Hilton head island’s bang for the buck golf itinerary
Tucked in the historic and picturesque South Carolina Lowcountry—30 miles north of Savannah and 90 miles south of Charleston—Hilton Head Island is an idyllic island paradise known for its world-class golf. Making this enchanting haven all the more appealing are unspoiled sea marshes, creeks and lagoons, and 12 miles of broad Atlantic beach.
Hilton Head Island and the surrounding Lowcountry are among the fastest growing areas along the east coast. With limitless things to do and a delightfully perennial climate beckoning to be savored throughout the seasons, Hilton Head Island is a natural magnet for a spectrum of sports, recreation and outdoor leisure.
Boasting nearly two-dozen golf courses on the island alone, Hilton Head Island offers something for everyone — and every budget.
Depending on your itinerary and accommodations, golfers can find plenty of combinations that won’t break the bank.
Those wanting to tackle one south end course and one north end course in the same day should consider Shipyard Plantation and Indigo Run Plantation.
A former host site of the Hilton Head Seniors Invitational, Shipyard offers 27 holes designed by George Cobb and Willard Byrd. A fun test for all level of golfer, Shipyard’s 27 holes — Galleon, Brigantine and Clipper — can be played in any combination and are adorned by some sporty practice facilities.
Indigo Run, meanwhile, has a pair of golf courses designed by Jack Nicklaus and his son, Jack Nicklaus II. The public access Golden Bear Golf Club puts a premium on strategy and finesse, rather than sheer power.
Day two of a golfer’s itinerary could be enjoyed entirely on the north end of the island across the street from the airport at Palmetto Hall Plantation on its pair of courses designed by Arthur Hills and Robert Cupp.
Built on the site of an old Civil War garrison, Palmetto Hall’s Hills Course debuted in 1991. The Hills opens a golfer’s eyes with a long par-4 opening hole and offers plenty of scenic challenge along the way including the par-5 fifth and the imposing, 434-yard par-4 18th — one of the best tournament-type finishing holes anywhere.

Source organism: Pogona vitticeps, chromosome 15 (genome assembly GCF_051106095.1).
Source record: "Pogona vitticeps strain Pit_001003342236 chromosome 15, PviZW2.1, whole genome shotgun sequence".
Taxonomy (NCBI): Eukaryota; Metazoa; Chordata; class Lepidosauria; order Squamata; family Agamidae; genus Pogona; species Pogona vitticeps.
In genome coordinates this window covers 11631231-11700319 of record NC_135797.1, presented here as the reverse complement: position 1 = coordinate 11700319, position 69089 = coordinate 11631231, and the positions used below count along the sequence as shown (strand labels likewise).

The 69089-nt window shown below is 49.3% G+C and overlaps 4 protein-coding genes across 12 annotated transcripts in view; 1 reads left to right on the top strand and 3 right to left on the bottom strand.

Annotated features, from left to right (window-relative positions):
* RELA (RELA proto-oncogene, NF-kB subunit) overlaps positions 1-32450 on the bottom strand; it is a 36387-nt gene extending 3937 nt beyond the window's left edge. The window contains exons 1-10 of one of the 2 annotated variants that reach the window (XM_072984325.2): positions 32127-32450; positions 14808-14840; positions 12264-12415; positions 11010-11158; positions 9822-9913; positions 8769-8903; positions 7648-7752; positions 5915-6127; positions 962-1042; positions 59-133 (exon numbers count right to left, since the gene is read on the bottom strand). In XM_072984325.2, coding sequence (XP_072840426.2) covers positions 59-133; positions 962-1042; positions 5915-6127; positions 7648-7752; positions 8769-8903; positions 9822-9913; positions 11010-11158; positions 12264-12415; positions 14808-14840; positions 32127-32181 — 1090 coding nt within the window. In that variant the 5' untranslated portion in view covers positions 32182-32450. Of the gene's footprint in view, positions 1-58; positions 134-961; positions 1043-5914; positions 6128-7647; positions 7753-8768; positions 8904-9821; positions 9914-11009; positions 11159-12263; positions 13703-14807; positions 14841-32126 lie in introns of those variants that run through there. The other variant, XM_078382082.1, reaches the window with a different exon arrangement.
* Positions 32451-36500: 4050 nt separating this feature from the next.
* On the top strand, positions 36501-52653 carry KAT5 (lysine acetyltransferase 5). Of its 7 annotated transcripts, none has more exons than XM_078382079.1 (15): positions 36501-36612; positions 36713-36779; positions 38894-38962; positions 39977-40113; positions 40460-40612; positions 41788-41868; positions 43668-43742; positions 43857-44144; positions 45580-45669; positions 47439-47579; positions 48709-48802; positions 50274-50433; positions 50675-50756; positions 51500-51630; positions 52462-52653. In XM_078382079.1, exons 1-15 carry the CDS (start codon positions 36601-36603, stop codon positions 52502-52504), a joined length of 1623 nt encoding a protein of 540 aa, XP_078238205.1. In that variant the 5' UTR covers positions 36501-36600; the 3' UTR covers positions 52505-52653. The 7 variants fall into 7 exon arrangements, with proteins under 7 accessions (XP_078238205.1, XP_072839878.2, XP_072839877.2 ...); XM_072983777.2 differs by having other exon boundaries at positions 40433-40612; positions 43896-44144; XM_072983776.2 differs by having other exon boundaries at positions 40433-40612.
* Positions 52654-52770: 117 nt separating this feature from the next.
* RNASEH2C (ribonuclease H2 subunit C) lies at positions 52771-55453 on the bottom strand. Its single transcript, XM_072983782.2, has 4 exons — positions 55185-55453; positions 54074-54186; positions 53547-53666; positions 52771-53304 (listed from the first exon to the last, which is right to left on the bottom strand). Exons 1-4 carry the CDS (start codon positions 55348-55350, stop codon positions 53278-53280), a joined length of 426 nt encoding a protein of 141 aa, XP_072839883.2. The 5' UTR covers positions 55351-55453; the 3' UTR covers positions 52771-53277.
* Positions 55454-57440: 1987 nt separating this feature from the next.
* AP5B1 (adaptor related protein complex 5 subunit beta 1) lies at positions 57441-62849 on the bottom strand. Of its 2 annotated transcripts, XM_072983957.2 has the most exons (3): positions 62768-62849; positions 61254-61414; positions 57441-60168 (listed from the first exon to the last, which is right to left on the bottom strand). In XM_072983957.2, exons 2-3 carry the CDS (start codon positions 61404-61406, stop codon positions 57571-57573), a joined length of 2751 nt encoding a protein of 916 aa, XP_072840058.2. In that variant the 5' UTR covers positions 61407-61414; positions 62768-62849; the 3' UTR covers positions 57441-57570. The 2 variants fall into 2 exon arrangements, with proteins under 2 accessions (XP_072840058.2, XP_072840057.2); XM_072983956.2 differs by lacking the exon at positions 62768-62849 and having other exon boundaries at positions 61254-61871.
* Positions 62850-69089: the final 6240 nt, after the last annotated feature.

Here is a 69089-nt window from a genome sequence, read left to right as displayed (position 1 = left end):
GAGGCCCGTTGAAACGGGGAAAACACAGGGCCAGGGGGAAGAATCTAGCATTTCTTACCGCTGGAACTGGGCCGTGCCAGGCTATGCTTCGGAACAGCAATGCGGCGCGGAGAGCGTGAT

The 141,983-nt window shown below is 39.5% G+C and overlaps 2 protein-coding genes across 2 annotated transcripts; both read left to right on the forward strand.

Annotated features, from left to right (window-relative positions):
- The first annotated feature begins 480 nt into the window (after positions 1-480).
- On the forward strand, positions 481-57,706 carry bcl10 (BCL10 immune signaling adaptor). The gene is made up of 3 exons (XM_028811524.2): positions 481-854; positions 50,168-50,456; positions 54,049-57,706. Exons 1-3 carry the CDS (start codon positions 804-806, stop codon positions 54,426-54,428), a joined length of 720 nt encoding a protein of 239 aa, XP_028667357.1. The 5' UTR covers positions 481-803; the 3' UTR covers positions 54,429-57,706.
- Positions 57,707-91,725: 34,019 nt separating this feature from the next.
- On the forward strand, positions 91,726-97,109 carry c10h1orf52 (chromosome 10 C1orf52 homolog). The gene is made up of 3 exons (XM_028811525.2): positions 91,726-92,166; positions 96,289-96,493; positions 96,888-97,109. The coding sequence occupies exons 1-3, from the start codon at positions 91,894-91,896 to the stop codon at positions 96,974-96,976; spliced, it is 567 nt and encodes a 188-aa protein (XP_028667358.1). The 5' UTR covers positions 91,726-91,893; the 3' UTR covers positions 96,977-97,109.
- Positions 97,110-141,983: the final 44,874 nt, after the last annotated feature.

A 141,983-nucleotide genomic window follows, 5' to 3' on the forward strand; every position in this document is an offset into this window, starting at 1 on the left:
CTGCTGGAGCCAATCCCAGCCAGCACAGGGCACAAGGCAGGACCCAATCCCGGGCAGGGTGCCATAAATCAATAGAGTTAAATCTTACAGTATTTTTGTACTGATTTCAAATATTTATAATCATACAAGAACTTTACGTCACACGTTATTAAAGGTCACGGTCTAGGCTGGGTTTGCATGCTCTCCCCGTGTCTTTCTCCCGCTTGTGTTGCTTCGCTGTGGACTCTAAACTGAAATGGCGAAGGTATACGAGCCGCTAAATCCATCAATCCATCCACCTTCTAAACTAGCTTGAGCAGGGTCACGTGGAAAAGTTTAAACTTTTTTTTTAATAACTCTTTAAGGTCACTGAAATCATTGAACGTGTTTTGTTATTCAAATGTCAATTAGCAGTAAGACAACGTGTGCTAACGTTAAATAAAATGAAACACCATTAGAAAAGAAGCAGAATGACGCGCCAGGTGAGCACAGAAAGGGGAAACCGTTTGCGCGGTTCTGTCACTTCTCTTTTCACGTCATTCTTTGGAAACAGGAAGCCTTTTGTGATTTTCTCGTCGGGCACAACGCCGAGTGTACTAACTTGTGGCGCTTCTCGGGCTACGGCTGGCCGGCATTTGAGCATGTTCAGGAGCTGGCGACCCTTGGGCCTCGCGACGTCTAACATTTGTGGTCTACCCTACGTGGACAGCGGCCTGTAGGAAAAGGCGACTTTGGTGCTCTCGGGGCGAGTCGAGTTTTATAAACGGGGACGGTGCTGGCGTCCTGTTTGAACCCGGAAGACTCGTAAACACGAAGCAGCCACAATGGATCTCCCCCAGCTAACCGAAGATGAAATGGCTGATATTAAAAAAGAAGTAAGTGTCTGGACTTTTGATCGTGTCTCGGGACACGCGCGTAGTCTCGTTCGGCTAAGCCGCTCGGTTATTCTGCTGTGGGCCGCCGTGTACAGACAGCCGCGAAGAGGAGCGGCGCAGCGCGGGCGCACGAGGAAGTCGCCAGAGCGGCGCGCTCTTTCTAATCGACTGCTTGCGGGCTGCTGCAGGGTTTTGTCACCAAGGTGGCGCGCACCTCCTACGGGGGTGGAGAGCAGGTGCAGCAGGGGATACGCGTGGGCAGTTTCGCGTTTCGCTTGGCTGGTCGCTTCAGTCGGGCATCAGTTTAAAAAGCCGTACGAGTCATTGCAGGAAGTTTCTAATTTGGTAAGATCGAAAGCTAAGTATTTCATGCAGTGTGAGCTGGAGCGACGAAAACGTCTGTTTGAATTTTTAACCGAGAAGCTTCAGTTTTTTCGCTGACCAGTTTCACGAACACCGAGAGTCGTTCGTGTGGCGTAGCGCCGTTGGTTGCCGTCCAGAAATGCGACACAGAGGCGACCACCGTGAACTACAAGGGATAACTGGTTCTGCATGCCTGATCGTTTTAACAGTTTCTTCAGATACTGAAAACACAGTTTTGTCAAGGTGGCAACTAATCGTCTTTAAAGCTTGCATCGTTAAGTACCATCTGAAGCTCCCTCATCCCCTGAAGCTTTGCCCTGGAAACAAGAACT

Palmetto Hall’s Cupp Course is unique, innovative and eminently playable. Making waves in the industry when it opened in 1993 by virtue of its geometric bunkers and greens, the Cupp course is a stunningly original design that tests the better player, but accommodates higher handicappers as well.
Day three of a budget itinerary can take place on the north end in Hilton Head Plantation, where golfers can pick two of the four courses in the island’s second oldest plantation.
Rees Jones designed three of Hilton Head Plantation’s four courses. Bear Creek Golf Club opened in 1980 and Jones performed several renovations of the golf course in the time since. Bear Creek has tight, bunkered fairways that weave through Hilton Head Plantation’s pines and lagoons. Bear Creek’s finisher is the signature hole, a 508-yard par-5 that faces the clubhouse and requires an approach shot to a small green. Oyster Reef opened in 1983 and was immediately lauded as one of the country’s best new resort courses.
Jones threw in everything and the kitchen sink at The Country Club of Hilton Head, which debuted in 1986. Doglegs, heavily contoured fairways and undulating greens, pot and sculpted bunkers and grass hollows give the course its immense character.
Along with the trio of Jones-designed courses, Hilton Head Plantation’s first course is Dolphin Head Golf Club, which was created by Gary Player and Ron Kirby, and opened in 1974. Player’s main goal with the construction of the course was to leave as many natural features as possible and to use very little landfill to help create a natural look to the golf course. The result is a very playable and scenic golf course that has become a local favorite.